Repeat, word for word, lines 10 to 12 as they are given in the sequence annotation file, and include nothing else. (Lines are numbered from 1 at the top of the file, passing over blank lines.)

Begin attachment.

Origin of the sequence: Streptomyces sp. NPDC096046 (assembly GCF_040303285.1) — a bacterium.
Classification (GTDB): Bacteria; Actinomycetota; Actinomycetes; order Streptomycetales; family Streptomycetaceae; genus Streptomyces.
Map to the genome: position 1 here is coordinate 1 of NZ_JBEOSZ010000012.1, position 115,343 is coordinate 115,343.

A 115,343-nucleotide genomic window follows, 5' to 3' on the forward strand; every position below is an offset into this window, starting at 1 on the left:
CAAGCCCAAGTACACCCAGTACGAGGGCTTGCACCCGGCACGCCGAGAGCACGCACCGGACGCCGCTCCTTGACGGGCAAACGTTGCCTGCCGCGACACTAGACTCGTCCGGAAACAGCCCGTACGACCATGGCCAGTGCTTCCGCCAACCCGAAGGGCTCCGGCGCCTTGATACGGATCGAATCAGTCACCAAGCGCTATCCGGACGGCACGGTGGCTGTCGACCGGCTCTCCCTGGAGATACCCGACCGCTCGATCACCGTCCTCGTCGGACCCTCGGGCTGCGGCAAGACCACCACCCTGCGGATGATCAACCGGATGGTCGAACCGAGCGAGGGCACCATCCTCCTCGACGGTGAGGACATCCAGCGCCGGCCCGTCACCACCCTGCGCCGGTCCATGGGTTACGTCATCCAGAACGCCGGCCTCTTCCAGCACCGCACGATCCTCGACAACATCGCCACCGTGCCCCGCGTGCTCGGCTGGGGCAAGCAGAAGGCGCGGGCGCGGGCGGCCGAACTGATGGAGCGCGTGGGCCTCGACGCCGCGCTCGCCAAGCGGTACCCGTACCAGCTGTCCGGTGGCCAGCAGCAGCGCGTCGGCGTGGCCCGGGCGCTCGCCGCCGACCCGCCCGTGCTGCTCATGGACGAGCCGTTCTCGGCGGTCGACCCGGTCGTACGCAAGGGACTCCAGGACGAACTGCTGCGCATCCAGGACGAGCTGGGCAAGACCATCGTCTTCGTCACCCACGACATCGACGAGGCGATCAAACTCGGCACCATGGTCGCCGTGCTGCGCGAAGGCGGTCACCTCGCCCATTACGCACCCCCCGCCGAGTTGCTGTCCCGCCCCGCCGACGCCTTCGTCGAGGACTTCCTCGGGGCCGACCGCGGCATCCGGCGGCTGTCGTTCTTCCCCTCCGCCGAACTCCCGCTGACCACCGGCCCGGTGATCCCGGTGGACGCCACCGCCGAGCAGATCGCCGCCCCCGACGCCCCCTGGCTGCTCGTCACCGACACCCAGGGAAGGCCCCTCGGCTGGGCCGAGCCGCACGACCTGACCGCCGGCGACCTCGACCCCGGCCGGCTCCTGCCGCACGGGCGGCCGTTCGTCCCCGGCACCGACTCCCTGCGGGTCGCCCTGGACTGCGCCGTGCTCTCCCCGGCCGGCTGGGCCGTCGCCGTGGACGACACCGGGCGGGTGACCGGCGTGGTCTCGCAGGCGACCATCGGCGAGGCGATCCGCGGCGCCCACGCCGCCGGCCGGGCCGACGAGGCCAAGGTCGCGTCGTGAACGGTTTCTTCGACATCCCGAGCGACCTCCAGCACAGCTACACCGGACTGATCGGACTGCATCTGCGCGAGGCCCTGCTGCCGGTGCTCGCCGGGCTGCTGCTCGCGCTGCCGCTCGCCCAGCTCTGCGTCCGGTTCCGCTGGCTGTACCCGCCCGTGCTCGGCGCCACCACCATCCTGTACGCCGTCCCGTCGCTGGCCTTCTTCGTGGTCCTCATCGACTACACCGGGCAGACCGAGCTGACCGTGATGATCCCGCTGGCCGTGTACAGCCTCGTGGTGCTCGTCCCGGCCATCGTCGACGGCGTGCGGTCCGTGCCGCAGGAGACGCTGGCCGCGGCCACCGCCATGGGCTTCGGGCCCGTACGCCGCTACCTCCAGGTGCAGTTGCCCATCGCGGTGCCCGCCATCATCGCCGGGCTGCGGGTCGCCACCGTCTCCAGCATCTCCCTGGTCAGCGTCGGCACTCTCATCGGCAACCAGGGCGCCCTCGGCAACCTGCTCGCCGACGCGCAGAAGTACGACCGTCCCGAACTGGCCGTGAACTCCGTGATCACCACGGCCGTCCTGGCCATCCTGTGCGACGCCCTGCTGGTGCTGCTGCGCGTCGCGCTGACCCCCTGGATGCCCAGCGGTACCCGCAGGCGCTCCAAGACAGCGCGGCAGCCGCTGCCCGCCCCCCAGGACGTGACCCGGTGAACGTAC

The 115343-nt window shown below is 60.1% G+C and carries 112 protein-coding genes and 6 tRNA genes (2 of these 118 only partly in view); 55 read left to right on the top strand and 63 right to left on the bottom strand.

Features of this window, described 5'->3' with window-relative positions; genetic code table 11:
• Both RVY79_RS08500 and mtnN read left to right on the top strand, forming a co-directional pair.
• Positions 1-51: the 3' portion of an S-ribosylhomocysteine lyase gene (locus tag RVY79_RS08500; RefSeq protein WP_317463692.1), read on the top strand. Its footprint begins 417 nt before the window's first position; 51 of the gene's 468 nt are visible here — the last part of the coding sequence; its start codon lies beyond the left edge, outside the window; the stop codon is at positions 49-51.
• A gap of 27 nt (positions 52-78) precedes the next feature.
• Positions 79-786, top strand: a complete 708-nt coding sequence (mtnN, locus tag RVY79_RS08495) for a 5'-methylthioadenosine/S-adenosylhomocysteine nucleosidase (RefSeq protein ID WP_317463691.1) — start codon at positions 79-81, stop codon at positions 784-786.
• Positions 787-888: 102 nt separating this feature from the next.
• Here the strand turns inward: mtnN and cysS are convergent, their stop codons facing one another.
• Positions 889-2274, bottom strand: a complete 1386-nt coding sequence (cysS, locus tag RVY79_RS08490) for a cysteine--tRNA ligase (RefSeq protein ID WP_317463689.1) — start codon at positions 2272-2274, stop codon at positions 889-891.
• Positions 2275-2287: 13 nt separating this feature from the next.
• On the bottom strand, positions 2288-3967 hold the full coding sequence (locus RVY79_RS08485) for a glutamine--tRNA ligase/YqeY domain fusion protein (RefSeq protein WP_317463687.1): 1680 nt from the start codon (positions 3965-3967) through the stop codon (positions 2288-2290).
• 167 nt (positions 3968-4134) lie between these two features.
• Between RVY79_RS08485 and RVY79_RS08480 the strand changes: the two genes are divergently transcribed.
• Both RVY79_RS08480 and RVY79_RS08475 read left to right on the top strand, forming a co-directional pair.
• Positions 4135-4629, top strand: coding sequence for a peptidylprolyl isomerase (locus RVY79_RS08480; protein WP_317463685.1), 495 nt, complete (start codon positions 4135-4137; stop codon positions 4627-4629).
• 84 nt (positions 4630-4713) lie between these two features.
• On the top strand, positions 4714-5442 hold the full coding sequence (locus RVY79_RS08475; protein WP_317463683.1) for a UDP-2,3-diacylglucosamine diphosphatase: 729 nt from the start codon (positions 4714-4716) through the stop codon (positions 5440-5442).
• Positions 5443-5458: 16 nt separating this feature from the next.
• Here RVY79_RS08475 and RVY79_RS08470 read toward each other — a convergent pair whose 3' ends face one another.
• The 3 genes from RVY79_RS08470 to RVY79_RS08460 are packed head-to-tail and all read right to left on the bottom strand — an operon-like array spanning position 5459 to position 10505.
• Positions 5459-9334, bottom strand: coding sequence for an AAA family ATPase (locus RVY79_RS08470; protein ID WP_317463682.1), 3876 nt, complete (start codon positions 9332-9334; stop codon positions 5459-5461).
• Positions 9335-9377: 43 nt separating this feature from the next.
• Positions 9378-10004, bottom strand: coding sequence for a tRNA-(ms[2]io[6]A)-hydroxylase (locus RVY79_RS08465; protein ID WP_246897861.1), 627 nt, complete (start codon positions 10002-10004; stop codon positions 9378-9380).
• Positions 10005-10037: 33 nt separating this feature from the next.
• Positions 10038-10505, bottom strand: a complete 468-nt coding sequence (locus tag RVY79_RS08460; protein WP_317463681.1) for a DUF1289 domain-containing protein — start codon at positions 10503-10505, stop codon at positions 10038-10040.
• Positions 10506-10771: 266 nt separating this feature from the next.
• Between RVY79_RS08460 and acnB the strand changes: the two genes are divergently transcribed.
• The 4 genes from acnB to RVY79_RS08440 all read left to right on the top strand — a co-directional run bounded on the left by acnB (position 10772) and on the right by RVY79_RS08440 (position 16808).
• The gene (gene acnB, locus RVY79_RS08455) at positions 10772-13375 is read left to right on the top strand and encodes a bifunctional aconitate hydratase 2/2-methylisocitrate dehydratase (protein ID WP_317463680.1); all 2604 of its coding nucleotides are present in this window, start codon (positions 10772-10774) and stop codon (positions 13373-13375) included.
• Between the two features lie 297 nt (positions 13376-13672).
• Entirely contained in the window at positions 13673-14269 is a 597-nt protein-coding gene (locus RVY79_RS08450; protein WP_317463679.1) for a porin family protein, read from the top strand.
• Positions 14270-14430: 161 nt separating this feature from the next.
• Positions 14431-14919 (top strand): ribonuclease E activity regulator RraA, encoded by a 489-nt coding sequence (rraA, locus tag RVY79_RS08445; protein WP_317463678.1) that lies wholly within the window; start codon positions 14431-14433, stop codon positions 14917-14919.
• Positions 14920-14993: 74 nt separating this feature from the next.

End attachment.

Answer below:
• A gap of 27 nt (positions 52-78) precedes the next feature.
• Positions 79-786, top strand: a complete 708-nt coding sequence (mtnN, locus tag RVY79_RS08495) for a 5'-methylthioadenosine/S-adenosylhomocysteine nucleosidase (RefSeq protein ID WP_317463691.1) — start codon at positions 79-81, stop codon at positions 784-786.
• Positions 787-888: 102 nt separating this feature from the next.